Free exchange: Prudence and profligacy

by / Thursday, 10 September 2015 / Published in Economy

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Free exchange


Austerity is hard to measure but, by any reckoning, Europe’s periphery has purged


THE word “austerity” entered the public discourse after the global recession punched a hole in public finances across the rich world. Governments scrambled to paint themselves as the most prudent, either to win votes (Britain), or to persuade their creditors that they could cut no more (Greece). But matching the rhetoric to the reality by measuring exactly how austere governments have been is not straightforward.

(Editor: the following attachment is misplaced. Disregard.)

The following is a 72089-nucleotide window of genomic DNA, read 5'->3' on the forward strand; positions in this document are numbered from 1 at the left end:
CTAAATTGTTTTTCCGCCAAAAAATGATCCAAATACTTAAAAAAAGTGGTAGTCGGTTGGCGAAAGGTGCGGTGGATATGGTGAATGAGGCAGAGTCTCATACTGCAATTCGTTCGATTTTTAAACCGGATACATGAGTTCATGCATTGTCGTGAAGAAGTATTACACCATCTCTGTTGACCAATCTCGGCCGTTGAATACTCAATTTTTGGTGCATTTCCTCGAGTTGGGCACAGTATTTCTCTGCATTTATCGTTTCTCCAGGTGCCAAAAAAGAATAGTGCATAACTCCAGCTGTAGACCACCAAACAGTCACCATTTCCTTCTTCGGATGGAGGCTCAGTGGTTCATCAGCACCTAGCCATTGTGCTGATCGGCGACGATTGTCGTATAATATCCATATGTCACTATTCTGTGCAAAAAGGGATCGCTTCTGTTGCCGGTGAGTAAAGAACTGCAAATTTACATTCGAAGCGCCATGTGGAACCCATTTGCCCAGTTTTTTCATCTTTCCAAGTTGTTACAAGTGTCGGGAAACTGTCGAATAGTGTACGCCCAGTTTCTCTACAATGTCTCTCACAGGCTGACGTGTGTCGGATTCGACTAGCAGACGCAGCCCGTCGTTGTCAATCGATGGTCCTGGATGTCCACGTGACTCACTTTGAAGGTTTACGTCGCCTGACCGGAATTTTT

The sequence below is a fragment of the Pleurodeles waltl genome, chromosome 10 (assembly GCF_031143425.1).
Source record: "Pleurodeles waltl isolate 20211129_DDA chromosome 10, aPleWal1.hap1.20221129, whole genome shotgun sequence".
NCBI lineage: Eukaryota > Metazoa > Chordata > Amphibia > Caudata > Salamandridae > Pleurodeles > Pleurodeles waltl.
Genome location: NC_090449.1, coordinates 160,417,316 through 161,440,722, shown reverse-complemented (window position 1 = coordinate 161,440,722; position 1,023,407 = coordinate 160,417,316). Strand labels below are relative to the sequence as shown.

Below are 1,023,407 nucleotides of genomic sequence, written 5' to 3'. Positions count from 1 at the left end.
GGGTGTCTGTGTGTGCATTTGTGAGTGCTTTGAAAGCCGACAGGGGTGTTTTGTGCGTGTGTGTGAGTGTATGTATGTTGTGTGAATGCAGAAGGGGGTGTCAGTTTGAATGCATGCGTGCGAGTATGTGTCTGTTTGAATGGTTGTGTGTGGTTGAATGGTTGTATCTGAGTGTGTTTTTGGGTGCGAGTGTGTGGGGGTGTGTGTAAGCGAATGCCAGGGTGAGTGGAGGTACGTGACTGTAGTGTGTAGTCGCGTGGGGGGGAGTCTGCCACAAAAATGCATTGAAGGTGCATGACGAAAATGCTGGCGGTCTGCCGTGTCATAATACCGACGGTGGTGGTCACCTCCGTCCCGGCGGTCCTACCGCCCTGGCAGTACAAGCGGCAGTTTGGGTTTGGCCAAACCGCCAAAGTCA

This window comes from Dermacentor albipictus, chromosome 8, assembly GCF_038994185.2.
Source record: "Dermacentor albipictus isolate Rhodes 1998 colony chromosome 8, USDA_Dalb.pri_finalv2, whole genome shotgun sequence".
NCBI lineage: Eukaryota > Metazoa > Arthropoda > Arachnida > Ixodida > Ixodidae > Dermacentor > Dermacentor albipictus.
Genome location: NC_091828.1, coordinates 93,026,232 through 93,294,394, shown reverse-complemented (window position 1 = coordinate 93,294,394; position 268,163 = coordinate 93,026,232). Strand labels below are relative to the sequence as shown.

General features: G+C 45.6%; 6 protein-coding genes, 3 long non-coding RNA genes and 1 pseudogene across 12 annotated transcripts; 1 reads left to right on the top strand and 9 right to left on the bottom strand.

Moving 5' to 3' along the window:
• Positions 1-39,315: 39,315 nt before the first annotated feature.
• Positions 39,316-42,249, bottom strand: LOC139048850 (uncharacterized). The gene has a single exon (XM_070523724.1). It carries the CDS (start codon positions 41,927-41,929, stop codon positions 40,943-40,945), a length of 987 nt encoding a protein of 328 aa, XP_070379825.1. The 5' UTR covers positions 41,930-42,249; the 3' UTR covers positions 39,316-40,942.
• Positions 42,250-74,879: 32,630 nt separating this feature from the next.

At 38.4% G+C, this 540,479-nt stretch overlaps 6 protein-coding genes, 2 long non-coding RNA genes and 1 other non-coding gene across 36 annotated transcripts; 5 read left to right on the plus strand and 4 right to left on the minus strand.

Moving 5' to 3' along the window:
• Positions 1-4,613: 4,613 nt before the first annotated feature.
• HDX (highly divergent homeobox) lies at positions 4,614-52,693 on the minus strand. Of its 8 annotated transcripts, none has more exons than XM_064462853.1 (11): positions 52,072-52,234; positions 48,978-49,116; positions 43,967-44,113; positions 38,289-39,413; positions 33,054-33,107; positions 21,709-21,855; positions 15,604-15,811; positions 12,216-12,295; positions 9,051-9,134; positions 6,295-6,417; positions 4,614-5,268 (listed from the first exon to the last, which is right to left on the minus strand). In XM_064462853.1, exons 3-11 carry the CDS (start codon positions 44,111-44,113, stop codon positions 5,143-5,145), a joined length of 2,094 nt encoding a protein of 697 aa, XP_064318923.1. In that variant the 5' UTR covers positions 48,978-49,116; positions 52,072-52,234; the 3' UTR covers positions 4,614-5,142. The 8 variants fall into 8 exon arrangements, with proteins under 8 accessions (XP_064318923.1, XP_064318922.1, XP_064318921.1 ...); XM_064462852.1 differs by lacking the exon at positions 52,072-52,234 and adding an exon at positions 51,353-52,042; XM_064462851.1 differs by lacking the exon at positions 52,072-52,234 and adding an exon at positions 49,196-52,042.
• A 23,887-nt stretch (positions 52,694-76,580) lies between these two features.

A simplistic approach would be to look at how much governments have managed to reduce borrowing (the difference between taxes and spending). But borrowing may change for reasons other than self-denial. In the middle of a debt crisis, ballooning spending on interest payments will mask efforts to squeeze public services or state pensions. By the same token, an economic recovery that nudges people off unemployment benefits and into jobs pulls down spending and boosts tax receipts, with the …
Source: The Economy